Website traffic is social in that while it has the usual day/night differences in traffic that follows a relatively predictable curve, if an article becomes popular, traffic can spike very rapidly to previously unseen levels. A site that typically gets 1 million page views/day may find that suddenly the usual daytime peak of 100,000 page views/hour (less than 30/second) has suddenly spiked to over 500/second (which if sustained would be 1.8 million page views in the hour). All it needs is an influential site to link to the smaller site, or for lots of different social sites to jump on the link.

In contrast, iPad and similar applications do not exhibit this type of traffic. Partly this is because the apps need to be installed, but also because the apps do not lend themselves to the social sharing of content. Yes, most apps have a way of sending out a URL, but that just feeds the social web, it does not add to the traffic on the servers feeding the application.

The nice thing about this is that it makes it easy to size the servers that the application uses. It also makes me think that the application developers are missing an opportunity …

jQuery for easier static site maintenance

Posted by Pete McBreen Wed, 05 Jan 2011 22:49:00 GMT

The jQuery Javascript library has a neat feature that makes the maintenance of static sites a lot easier. It is possible to load a different page into a div (or any other defined area on a page.

The syntax for this is relatively simple

<div id="footer">
    <p>Page requires javascript to load the footer links into this area.</p>
</div>
<script src="scripts/jquery-1.4.4.min.js" type="text/javascript" ></script>
<script type="text/javascript">
    $('#footer').load('index.html #footer ul.menu');
</script>

This solves the problem of wanting to make sure that the footer is identical on all pages without having the problem of making sure that you edit all 20+ pages in a static site. Sure it would be a whole lot easier to just use a dynamic site and include whatever code was needed in the page, but some sites are still made out of static (X)HTML so this is a neat fix.

The $('#footer').load('index.html #footer ul.menu'); line is the key one, it loads the index.html page and then extracts the contents using a CSS selector #footer ul.menu and replaces the existing footer div on the current page with the specified content from the index page.

Yes, the obvious complaint is that it slows down the page load time, but for most static sites this is less of an issue than the maintenance hassle of ensuring that every page is updated whenever a change occurs. It also has the side effect of cutting down the total size of the pages for sites that have lots of boilerplate code in the footer or sidebars.

For completeness I should also show the footer from the index page

<div id="footer">
    <ul class="menu">
        <li class="menulinks">
         <div><a title="Home" href="index.html">Home</a></div>
       </li>
      ... lots of other links missed off here 
       </ul>
</div>

Yes, you can outsource too much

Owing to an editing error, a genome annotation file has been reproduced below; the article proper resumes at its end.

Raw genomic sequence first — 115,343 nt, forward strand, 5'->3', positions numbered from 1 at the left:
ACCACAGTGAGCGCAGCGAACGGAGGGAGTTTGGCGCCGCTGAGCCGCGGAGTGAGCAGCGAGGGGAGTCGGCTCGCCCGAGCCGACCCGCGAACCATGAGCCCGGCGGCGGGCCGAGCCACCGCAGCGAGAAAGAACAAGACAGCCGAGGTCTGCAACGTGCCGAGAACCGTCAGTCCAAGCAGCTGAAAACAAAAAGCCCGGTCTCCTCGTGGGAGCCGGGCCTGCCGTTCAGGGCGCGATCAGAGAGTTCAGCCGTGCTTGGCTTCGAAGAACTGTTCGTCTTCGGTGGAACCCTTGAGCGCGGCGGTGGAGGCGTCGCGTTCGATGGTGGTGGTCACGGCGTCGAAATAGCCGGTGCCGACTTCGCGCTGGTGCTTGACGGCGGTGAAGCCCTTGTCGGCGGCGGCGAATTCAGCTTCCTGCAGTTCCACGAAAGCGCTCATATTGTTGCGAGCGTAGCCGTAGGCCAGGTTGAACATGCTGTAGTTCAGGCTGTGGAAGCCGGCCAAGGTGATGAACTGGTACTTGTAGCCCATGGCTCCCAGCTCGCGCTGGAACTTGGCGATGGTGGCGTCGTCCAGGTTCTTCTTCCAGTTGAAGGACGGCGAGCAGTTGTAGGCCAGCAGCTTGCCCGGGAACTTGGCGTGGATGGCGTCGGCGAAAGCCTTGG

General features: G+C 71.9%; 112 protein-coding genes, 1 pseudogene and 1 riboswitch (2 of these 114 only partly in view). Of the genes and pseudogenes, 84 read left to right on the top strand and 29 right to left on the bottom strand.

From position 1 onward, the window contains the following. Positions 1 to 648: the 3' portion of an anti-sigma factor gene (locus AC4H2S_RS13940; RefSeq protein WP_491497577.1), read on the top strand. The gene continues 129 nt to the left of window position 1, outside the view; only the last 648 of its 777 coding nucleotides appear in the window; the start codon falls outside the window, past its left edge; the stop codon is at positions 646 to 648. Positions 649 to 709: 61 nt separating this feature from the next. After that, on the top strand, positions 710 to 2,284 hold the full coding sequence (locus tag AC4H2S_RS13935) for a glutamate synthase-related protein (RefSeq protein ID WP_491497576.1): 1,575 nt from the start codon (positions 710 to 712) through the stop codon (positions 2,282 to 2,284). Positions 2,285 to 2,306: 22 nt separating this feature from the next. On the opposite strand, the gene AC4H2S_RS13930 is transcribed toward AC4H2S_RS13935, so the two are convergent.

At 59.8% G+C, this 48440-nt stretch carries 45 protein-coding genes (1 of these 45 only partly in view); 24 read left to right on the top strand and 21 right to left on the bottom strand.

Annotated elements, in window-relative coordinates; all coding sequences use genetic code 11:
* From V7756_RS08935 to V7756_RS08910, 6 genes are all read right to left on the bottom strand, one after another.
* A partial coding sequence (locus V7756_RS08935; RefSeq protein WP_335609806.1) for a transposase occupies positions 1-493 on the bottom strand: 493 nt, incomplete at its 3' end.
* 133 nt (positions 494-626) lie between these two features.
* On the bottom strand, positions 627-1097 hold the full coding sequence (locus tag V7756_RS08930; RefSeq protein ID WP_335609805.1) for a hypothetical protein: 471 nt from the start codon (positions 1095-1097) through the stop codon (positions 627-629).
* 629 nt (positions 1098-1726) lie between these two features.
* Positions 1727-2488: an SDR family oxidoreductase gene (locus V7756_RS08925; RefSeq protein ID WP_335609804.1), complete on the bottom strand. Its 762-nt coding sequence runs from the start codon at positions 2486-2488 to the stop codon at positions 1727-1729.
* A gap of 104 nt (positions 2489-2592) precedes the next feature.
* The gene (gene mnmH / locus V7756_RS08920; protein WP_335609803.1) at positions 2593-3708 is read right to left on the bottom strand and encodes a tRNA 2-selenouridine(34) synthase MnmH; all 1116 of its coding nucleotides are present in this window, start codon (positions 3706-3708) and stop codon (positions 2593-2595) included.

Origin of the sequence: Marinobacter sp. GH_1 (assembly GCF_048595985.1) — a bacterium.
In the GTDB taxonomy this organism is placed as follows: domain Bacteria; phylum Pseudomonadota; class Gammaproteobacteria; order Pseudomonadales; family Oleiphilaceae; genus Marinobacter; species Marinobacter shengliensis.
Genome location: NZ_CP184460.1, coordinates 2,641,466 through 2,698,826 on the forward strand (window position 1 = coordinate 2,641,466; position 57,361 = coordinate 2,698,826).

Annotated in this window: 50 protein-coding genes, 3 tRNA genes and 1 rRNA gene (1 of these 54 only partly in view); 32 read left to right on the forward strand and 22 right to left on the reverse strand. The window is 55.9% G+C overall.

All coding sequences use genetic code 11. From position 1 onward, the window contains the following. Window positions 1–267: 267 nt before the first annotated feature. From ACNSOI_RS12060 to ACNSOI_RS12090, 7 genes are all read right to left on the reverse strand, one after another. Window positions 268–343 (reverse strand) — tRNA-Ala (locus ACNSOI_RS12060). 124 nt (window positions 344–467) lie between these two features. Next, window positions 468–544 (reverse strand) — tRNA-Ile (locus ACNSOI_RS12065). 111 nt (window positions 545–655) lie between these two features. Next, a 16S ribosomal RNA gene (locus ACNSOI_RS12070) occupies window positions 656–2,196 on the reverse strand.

Posted by Pete McBreen Wed, 05 Jan 2011 17:01:00 GMT

Interesting article in the sloan review on outsourcing too much. Admittedly it is about the design process in the car world, and it is short on details, but the overall implications are clear.

It seems that the business world is now waking up to the fact that it is overall systems performance that matters, not just local optimization of a single point function or module. The problem seems to be that as you Separate the Design from the Implementation the local knowledge you lose is much worse than the small gain you make in financial efficiency of the outsourcing.

No, I don't agree with the manifesto

Posted by Pete McBreen Wed, 29 Dec 2010 21:41:00 GMT

Having just been reminded that there is a Manifesto for Software Craftsmanship I have to point out that although I wrote the Software Craftsmanship book I have nothing to do with the manifesto.

Part of my disagreement with it is that it is a not very well disguised take off of the Agile Manifesto. I can leave aside the fact that they did not even keep the sequence the same, but to suggest that Software Craftsmanship is something beyond Agile is taking the idea to places where I do not think it belongs. Craftsmanship is about our individual relationship to the work that we do, it is not tied to a particular way of doing the work.

For me, Software Craftsmanship is about putting the individual back into the activity of delivering software. I have no interest at all in a community of professionals, the passionate amateur is much more likely to create interesting and valuable software. Professionals are too serious, amateurs get the idea that Software development is meant to be fun. One now very famous amateur has since written about something being Just For Fun.

In part my book was a rant against Software Engineering, mainly because several institutions were trying to take ideas from mechanical engineering and manufacturing practices and apply them to software development. But it was also a rant against the idea of professionalism. Rather than try to emulate the buttoned down professionalism that kills productivity and creativity, I wanted software development to become more skill and experience based. Yes, there are some practices that help in certain circumstances, but not in all. The professionals who spout about Best Practices and Certification do us all a disservice since they lock us into things that worked one time in one circumstance.

In the end, Software Craftsmanship is about producing great software. In the old traditions of craftsmanship, to be accepted a journeyman had to produce a masterpiece. Something that their fellow craftsmen would acknowledge as being worthy of the craft. For me, this is what Software Craftsmanship means, the ability to create Great Software and have fun while doing so.